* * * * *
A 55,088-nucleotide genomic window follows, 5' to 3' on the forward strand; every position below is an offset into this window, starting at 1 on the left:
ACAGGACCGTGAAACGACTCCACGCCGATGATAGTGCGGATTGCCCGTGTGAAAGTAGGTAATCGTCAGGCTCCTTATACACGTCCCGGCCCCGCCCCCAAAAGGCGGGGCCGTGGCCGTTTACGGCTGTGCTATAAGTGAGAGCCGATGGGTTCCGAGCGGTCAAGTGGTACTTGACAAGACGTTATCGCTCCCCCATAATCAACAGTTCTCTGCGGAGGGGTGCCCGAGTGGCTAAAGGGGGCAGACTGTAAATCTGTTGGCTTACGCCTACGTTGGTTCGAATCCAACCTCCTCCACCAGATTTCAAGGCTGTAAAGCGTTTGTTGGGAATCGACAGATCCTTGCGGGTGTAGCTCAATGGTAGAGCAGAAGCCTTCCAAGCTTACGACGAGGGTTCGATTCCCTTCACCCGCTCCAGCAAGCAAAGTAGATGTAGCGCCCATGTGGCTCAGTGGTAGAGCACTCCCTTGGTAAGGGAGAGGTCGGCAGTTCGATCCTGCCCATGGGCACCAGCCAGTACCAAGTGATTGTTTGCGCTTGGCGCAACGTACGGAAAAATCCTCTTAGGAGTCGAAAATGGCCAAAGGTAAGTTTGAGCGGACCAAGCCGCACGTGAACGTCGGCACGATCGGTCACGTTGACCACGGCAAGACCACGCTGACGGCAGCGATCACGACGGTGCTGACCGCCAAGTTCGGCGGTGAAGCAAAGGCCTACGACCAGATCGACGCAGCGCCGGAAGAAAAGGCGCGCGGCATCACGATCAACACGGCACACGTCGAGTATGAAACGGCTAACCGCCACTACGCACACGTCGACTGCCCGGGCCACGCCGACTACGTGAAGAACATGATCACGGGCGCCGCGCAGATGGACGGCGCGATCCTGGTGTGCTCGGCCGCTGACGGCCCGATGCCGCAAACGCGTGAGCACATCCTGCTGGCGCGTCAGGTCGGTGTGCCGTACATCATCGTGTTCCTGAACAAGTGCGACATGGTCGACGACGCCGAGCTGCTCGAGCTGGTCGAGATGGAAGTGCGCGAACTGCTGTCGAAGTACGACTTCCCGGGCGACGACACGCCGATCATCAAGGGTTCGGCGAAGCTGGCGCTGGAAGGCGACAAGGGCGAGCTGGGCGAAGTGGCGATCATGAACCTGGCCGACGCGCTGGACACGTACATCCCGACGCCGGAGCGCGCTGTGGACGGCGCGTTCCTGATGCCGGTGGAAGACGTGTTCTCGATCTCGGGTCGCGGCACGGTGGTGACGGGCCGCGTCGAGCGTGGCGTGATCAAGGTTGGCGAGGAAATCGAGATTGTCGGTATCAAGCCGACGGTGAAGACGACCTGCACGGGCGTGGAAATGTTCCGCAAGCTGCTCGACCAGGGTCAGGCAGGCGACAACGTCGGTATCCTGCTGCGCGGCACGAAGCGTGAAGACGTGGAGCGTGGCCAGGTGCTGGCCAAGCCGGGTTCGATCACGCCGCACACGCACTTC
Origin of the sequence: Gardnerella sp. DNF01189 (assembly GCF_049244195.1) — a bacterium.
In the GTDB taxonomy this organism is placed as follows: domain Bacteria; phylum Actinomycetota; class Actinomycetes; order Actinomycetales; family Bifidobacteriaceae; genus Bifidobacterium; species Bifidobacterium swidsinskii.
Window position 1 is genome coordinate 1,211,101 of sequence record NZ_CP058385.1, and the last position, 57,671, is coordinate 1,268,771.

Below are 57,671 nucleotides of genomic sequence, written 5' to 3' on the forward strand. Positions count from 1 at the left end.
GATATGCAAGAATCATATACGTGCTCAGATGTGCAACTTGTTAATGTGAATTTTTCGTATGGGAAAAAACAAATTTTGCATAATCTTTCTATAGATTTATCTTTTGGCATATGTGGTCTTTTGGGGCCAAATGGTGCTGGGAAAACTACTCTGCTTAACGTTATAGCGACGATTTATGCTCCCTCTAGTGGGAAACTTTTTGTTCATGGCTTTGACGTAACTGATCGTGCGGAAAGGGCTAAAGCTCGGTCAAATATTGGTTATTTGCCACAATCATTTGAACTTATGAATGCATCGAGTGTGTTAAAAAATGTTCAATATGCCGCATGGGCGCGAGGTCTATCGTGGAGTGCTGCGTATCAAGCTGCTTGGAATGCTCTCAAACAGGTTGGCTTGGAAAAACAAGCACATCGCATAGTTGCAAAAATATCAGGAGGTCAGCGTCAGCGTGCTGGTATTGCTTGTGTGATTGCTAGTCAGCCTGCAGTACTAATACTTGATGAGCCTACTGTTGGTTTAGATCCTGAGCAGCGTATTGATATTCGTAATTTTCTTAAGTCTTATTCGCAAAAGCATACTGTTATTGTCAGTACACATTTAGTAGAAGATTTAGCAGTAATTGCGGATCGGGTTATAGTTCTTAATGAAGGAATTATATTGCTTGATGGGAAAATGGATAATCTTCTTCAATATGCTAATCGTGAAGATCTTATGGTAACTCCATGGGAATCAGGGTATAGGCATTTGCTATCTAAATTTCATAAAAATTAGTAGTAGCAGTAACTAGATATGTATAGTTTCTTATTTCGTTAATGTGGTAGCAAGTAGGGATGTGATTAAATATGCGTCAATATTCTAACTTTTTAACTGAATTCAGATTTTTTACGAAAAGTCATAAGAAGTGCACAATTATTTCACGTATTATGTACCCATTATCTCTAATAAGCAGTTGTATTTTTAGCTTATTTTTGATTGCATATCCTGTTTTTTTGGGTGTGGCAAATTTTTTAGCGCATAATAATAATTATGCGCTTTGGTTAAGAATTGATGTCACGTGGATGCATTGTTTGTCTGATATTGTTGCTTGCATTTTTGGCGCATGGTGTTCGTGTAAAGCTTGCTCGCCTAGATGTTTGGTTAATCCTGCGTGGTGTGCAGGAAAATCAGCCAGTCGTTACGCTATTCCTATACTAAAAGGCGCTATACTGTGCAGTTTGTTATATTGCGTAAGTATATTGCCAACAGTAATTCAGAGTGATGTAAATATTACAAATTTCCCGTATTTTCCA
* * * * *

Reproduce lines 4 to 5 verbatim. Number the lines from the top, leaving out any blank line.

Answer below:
In the GTDB taxonomy this organism is placed as follows: domain Bacteria; phylum Actinomycetota; class Actinomycetes; order Actinomycetales; family Bifidobacteriaceae; genus Bifidobacterium; species Bifidobacterium swidsinskii.
Window position 1 is genome coordinate 1,211,101 of sequence record NZ_CP058385.1, and the last position, 57,671, is coordinate 1,268,771.